There’s a big difference between choosing a good instructor for you and a good trainer for your horse. If your horse needs a trainer then, of course, you’d want to choose the best rider, but if you want them to teach you, I’d suggest evaluating other things.
Ask yourself why you are riding, and choose the instructor who will help you toward that goal. Not everyone wants to go to the Olympics. You may just want to learn the movements and enjoy your horse, and that is absolutely fine. Some instructors happily accommodate this goal, but some (like me) cannot tear themselves away from perfecting the basics before moving on. A good instructor should be able to explain things in a clear, comprehensible way that allows you to progress toward whatever goal you may have.
Choose someone who suits your needs. When I was competing a lot, I knew I couldn’t give people a lot of attention and was surprised at how many who—despite telling me they wanted a great deal and me telling them I couldn’t supply it—still wanted to come. I literally had to turn people down because I knew I couldn’t make them happy. Try to make this decision on your own.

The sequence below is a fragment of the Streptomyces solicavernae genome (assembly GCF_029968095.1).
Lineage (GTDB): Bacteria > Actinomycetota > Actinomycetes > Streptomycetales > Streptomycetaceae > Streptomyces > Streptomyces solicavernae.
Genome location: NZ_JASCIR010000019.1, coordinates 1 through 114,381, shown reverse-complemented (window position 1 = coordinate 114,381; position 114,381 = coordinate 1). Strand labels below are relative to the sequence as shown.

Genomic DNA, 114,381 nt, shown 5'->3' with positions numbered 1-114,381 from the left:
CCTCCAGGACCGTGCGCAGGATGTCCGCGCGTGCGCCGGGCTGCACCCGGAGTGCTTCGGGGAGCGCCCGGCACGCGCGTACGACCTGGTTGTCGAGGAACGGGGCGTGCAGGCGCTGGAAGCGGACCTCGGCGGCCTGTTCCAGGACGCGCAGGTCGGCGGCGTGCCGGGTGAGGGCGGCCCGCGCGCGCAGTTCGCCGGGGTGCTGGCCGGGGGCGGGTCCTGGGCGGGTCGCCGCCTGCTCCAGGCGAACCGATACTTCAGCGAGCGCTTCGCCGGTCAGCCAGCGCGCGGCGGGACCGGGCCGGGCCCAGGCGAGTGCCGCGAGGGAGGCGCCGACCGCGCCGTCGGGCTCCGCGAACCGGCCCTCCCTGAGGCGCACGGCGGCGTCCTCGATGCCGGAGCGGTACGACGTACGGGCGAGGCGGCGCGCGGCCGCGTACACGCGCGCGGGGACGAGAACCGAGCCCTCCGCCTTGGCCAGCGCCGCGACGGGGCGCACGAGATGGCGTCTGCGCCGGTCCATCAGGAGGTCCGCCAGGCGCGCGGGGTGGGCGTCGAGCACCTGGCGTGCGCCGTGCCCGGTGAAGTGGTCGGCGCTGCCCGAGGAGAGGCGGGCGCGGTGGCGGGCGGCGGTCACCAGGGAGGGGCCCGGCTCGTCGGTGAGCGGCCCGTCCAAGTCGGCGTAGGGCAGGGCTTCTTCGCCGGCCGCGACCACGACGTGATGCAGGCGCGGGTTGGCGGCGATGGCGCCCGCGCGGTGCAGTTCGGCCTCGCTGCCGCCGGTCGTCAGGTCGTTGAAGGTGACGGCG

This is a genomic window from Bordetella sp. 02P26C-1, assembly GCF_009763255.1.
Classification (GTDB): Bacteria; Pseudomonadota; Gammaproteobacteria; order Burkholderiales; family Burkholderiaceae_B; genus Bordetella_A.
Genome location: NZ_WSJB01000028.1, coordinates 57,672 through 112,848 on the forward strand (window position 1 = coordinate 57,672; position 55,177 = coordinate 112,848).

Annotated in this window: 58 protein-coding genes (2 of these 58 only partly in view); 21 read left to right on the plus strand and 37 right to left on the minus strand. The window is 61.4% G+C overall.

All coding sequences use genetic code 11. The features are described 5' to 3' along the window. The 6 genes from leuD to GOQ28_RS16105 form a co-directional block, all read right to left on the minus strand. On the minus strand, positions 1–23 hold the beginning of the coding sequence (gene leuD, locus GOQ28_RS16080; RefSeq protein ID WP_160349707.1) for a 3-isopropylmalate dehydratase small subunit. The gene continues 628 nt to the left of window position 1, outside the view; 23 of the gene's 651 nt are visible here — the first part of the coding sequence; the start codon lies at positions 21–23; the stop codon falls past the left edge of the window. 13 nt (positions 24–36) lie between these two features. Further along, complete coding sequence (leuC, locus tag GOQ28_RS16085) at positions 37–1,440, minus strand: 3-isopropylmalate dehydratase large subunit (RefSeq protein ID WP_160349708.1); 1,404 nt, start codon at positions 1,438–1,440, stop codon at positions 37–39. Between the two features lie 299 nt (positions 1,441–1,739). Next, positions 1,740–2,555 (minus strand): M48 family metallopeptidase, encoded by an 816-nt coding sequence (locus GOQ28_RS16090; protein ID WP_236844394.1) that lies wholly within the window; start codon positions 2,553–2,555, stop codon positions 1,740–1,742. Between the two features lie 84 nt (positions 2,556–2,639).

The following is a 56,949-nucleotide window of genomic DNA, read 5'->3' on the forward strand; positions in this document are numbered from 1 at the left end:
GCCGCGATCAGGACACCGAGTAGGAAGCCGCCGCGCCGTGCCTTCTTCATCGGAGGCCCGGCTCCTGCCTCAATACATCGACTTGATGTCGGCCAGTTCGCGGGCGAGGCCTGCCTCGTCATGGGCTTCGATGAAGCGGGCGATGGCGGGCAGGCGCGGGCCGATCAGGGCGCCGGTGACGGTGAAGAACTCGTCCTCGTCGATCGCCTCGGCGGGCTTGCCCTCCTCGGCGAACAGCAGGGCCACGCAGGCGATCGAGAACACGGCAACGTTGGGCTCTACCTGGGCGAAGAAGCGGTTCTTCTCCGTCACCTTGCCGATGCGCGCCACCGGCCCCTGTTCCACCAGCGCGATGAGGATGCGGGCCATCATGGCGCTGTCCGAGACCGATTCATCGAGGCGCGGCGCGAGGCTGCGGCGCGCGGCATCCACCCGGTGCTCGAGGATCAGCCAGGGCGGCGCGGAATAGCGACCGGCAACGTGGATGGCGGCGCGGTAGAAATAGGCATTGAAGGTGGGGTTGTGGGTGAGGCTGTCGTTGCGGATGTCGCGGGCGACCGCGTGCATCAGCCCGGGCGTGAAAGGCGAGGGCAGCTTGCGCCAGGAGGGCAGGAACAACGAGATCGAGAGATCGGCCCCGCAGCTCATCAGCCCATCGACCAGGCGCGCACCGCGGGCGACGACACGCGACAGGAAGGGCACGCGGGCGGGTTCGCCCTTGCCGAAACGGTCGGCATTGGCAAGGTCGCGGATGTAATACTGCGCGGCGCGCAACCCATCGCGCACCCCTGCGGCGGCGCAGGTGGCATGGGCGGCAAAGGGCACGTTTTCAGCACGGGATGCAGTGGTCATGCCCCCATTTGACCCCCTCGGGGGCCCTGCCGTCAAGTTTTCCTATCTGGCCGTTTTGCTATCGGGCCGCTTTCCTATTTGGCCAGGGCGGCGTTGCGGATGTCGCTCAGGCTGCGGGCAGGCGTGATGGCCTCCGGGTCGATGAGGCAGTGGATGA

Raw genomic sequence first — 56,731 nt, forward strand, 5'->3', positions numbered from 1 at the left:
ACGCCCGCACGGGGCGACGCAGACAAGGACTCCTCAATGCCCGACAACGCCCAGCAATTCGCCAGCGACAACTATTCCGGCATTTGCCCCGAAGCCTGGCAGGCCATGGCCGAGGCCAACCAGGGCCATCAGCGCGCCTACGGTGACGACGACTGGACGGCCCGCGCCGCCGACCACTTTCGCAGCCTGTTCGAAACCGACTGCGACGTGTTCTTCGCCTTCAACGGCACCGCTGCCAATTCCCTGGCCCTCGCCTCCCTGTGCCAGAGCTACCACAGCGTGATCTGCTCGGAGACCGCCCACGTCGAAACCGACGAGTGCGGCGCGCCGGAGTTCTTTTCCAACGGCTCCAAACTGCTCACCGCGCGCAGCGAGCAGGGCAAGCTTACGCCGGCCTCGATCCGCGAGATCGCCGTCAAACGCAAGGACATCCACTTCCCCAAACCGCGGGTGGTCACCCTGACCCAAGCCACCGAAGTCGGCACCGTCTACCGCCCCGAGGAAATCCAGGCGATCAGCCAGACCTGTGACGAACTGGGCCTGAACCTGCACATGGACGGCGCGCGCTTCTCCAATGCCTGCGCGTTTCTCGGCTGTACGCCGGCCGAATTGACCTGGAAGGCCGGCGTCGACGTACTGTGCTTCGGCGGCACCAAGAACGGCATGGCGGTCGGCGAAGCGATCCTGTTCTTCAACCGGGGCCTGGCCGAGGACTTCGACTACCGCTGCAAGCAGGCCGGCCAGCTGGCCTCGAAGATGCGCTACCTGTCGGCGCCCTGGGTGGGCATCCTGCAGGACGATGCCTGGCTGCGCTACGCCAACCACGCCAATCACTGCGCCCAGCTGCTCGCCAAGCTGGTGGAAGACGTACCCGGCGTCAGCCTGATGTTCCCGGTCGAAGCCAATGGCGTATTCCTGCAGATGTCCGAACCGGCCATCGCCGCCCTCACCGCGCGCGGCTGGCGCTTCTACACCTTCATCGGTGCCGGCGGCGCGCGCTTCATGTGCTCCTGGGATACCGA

Be sure to choose someone you want to be like, both in riding position and in attitude. This is not just to ensure that they teach you the correct things. Even if you don’t do it purposely, your brain is telling your muscles to mimic what it sees. The attitude toward the horse is equally as transferable through the eyes. You want to see balance between correction and reward. At the end of a ride, you want to see both the horse and the instructor motivated for the next ride even if they had trouble. So I recommend only watching riders you want to emulate.
It’s also important to know how you learn. Some people learn from “yellers,” while others get tied up and can’t react when someone yells at them. Some people learn from gentle coaxing; others need a kick in the butt. Some instructors are methodological explainers, and there are some who don’t know the “why,” they just know what to do. There are very few trainers who can adjust their method, so choose someone with a teaching style you can learn from. And remember not to train with someone long-term just because a friend said that person is great. I’d go watch a couple of lessons before I decided.
Courtney King-Dye represented the United States at the 2008 Olympic Games riding Harmony’s Mythilus and at two World Cup Finals riding Idocus. She is a U.S. Dressage Federation (USDF) Certified Instructor through Fourth Level and USDF gold medalist (ckddressage.com).